Life application: There is a lot of theology contained in Peter’s words of this verse. A recap of election here may help bring to remembrance the importance of the doctrine. He says that those he mentioned in verse 1 are “elect according to the foreknowledge of God the Father.” Paul also speaks of election in Romans 9 and 11 (and elsewhere). As noted, it is a concept which indicates that even before creation God knew who would be saved. There are different views on this, e.g. –

1) God knew what choice would be made by those who received Him;
2) God chose the elect and the elect have no choice in the matter.

Proponents of either view have verses which they use to justify their stand, but salvation is clearly described as a “gift” many times in Scripture. If something is forced, it is not a gift; a gift must be received. Further, to say God actively chose only some while actively passing others violates the precept that God “desires all men to be saved and to come to the knowledge of the truth.” (1 Timothy 2:4).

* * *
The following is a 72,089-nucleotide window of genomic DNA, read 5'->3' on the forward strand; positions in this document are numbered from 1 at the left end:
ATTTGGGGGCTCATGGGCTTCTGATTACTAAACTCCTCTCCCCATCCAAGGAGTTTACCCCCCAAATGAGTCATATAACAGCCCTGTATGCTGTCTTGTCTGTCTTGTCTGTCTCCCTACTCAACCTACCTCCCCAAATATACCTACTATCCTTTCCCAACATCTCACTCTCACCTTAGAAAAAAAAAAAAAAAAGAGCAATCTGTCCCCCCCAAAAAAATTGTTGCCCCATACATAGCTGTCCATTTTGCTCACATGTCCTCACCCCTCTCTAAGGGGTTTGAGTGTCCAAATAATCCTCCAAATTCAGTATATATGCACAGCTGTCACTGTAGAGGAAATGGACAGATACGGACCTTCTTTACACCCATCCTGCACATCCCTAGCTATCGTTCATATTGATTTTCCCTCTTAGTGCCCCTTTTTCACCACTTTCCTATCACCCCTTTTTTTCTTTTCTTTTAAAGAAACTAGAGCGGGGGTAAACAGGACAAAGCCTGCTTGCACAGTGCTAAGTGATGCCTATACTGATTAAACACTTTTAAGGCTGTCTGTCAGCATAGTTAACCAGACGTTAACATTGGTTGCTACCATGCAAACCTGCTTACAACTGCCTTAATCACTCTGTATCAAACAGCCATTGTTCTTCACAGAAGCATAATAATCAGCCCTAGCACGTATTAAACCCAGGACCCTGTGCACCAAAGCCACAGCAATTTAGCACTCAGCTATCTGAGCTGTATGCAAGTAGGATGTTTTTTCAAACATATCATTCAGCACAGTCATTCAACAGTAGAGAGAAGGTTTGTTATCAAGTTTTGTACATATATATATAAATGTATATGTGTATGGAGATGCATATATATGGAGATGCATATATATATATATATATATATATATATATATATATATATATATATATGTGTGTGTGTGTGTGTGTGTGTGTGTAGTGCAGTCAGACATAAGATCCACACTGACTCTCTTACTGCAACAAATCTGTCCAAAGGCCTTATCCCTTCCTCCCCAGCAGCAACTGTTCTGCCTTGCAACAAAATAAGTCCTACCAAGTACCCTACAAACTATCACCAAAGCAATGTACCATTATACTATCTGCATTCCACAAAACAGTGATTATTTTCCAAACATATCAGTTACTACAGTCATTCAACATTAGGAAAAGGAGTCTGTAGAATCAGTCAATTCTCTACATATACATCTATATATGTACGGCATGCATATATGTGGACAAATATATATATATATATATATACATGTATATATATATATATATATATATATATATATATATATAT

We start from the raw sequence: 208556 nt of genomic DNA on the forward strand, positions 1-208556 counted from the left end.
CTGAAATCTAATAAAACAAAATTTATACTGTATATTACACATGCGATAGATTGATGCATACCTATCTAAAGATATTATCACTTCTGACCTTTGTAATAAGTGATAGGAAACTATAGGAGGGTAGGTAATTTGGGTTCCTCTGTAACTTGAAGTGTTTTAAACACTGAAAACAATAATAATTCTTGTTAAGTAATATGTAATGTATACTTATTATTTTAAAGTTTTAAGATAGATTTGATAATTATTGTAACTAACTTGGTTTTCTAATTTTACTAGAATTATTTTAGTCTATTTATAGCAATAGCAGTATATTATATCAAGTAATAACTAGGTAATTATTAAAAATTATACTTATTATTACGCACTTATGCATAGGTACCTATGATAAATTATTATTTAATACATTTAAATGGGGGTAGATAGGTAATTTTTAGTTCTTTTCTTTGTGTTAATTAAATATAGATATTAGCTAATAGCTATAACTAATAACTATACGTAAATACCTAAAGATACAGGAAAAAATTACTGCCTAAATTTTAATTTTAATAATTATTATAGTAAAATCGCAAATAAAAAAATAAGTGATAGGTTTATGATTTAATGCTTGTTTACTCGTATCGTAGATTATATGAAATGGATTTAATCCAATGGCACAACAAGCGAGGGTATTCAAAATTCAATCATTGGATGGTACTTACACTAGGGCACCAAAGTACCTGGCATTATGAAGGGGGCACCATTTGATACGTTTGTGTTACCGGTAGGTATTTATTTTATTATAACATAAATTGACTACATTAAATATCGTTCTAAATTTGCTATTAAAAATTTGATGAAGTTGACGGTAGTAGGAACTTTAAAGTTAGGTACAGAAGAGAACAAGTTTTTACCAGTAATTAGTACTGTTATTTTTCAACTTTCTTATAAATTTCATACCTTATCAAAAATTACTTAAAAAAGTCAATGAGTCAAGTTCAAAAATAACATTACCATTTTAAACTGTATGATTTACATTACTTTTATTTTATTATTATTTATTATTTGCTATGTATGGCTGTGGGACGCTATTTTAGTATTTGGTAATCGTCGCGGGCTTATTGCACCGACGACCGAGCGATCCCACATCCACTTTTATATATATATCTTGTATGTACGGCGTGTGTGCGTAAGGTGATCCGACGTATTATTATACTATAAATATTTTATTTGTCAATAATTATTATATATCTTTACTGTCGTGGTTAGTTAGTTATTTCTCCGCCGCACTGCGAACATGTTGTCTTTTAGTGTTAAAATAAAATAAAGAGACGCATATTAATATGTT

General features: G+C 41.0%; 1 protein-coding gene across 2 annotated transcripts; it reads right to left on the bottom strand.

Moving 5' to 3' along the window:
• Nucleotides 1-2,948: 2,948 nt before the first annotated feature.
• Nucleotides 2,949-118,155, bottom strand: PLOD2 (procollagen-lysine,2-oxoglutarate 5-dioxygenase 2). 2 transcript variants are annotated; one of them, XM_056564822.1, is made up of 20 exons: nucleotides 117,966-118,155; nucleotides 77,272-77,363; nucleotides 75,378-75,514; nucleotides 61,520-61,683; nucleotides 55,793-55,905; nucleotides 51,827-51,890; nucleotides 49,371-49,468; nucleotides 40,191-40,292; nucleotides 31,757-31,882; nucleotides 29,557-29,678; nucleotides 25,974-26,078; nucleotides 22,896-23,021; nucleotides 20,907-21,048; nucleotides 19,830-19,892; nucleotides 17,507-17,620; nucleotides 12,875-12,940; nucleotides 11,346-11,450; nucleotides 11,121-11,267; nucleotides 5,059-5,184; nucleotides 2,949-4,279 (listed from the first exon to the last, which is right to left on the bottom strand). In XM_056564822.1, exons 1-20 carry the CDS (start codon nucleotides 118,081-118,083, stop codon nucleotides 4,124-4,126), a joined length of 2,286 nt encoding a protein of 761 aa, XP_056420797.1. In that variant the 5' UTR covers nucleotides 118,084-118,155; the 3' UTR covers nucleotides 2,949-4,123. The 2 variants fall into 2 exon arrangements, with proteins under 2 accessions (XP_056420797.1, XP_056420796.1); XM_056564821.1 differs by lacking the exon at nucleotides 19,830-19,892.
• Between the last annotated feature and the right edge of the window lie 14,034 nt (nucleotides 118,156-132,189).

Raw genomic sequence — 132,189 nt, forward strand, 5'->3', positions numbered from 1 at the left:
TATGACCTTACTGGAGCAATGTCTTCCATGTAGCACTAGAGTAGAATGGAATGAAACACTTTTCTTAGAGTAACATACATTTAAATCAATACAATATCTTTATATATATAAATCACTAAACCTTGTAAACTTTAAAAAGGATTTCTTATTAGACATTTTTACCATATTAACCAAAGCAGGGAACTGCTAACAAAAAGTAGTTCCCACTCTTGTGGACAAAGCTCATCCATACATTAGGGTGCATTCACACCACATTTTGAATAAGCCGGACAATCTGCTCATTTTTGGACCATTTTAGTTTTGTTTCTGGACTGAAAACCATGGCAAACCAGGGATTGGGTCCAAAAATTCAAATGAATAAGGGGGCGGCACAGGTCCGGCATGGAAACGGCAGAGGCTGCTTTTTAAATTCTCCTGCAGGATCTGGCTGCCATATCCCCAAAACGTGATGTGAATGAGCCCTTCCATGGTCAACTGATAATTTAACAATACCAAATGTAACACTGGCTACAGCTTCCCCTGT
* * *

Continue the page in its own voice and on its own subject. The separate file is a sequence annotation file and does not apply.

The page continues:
Think on these things. Understand that God has a plan, it is being worked out in the stream of time which He created, and that plan includes our voluntary choice to receive or reject Jesus Christ.

Lord God, thank You for the gift of Jesus. Thank You also for the wonderful gift of being sanctified by Your Holy Spirit. We look to You in adoration for what You have done for us that we could never have accomplished on our own. It took the sprinkling of the precious blood of Jesus to cleanse us from our defilement. Thank You for this gift! Amen.